Arts and Entertainment

The Strokes Speaking To Our New Abnormal

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Issue 15, Volume 110

By Jenny Liu 

“The New Abnormal” is the aptly-named, prescient album we didn’t know we needed from The Strokes, and it could not have come at a more appropriate time given our present circumstances in quarantine as a result of the ever-evolving COVID-19 pandemic.

It’s just as well: the album serves as a sort of mood palette for how life has been since the beginning of the year. “No one saves the day / Don’t you want the truth? / Ignore reality / See I love that feelin’ too,” sings lead vocalist Julian Casablancas on “Eternal Summer.” It’s almost as if he’s derisively laughing at both himself and the world—an accurate representation of the current mentality.

The first time The Strokes released an album during a crisis was none other than their 2001 debut, “Is This It,” prior to the 9/11 attacks. Though they didn’t intend to be, the quintet became the poster child for the resurgence of post-punk rock and garage rock revival. They followed in the footsteps of a New York City rock lineage running from the avant-garde Velvet Underground to The Stooges. Their sixth studio album “The New Abnormal” comes after a seven-year hiatus due to interpersonal conflicts between the members following “Comedown Machine” (2013), their most commercially unsuccessful album to date; go figure. I think it’s safe to say this new album marks a grand return.

One of the more obvious characteristics of the album is its focus on New York City. From song titles such as “Brooklyn Bridge to Chorus” and “Ode to the Mets” (my personal favorite despite all of Casablancas’ crooning), the LP rides the road of nostalgia to the band’s beginnings. The album art is a bit of a tease and pays homage to New York with a painting called “Bird on Money” by New York painter and cultural icon Jean-Michel Basquiat. On the left-hand corner, one can see the word “Greenwood,” an allusion to Greenwood Heights, Brooklyn, where Basquiat was buried.

The Strokes stick to their roots and circle around motifs of purposeful disengagement and apathy in this album. It oozes nostalgia dashed with just a bit of restlessness, making it accessible to us all. “I kinda miss the nine to five, yeah / I scramble, fight just like a child / I’m staying hungry, I’m staying hungry,” Casablancas asserts resignedly in “Why Are Sundays So Depressing?”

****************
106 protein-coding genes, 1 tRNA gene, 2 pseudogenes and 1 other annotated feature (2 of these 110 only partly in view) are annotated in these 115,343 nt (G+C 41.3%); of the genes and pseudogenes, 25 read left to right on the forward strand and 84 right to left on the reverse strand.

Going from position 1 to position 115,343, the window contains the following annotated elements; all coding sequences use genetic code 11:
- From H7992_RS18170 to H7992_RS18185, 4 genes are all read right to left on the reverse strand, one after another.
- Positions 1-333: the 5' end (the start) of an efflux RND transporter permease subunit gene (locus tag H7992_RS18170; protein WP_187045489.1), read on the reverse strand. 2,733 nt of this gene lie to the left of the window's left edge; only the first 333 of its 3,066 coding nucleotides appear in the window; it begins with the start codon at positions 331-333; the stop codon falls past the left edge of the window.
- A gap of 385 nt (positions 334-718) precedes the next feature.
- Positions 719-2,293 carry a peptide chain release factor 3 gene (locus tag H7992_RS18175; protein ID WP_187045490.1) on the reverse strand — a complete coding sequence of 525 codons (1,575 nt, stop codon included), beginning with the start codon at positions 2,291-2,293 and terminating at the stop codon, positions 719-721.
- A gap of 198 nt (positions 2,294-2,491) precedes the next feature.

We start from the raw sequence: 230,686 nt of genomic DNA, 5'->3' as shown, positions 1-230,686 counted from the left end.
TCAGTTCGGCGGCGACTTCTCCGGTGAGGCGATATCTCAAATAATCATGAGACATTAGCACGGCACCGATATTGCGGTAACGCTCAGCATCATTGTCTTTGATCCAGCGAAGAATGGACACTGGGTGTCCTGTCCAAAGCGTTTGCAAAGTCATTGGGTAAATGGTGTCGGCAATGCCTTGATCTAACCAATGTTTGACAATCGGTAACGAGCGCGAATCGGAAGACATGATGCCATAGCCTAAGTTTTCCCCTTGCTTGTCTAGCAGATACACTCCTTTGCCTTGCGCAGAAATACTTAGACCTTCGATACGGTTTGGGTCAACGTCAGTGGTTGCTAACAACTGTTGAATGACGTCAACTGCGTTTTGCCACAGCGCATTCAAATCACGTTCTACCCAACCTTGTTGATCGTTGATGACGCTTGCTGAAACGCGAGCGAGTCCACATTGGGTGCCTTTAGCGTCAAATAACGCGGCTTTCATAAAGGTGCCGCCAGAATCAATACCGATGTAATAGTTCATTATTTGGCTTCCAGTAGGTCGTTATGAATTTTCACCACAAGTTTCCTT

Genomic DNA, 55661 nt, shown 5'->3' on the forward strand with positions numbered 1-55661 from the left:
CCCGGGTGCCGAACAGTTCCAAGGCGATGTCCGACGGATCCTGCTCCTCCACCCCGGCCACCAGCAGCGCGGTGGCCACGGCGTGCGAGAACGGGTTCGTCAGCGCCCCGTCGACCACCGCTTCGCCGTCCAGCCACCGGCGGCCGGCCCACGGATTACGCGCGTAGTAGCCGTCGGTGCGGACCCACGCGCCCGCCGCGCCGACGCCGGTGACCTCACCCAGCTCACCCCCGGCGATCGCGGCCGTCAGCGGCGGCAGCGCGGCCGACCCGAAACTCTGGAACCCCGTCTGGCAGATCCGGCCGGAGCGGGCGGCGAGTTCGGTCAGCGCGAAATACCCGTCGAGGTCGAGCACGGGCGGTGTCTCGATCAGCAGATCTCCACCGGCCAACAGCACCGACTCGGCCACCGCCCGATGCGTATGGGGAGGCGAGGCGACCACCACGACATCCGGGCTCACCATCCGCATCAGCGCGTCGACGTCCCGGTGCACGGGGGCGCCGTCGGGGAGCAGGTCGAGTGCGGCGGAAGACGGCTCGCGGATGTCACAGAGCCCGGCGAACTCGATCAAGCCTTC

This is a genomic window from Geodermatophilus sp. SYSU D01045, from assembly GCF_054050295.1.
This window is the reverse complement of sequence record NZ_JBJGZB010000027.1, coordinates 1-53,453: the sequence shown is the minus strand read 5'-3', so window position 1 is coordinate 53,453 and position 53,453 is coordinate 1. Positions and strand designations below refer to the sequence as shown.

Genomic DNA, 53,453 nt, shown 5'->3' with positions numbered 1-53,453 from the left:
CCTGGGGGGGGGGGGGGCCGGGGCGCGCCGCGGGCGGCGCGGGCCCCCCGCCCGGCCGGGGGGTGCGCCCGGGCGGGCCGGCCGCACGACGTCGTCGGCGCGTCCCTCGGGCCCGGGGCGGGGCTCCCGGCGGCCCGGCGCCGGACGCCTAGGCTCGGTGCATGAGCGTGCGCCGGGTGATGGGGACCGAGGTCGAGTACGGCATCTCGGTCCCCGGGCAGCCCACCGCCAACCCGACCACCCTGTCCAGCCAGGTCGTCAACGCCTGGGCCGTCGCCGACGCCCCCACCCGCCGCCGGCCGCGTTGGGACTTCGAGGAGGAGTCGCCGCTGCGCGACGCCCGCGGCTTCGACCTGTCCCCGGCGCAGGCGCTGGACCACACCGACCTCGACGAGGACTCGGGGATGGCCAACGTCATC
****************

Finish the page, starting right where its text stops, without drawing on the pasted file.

It’s classic Strokes and their brand of anxious, hooky indie rock, but fine-tuned and updated for the modern age. They retain the melodrama and sentiment, but they’ve infused a detached feeling of calm in their music. Perhaps they follow the cliche most bands go through: as they mature, so does their music.

It works, though. They do a lot to maintain the balance of the angst-driven lyrics and languid beat of songs such as “Selfless.” Producer Rick Rubin—associated with acts such as Metallica and Red Hot Chili Peppers—took the adage “less is more” to heart. He cuts back on the production and strips the songs of extraneous elements. While the vocals and instruments are clearly heard, the style backfires on some occasions; the beginning of “Bad Decisions” sounds dangerously close to Dinosaur Jr’s “Feel the Pain” in terms of how bone-dry it is. In “At the Door,” Casablancas starts off with a depressive “I can’t escape it / Never gonna make it / Out of this in time / I guess that’s just fine” and a single, sparse synthesizer. The song feels flatter than it needs to be. Maybe sometimes less is just… less.

For the most part though, the instruments do their part in making the songs sound full. Nick Valensi and Albert Hammond Jr. on lead and rhythm guitars, respectively, are in constant dialogue with Casablancas’s lead vocals. The drums are Fabrizio Moretti’s handiwork: slow and sparse, setting but not controlling the pace.

Comeback albums are a hit or miss. But it seems “The New Abnormal” is a hit and the perfect way to signify The Strokes’ return to making music together. It’s cohesive and sounds like them; they make caring sound like not caring, and vice versa. All in all, the album does an excellent job of speaking for the world’s angsty, desensitized feelings, as well as my own.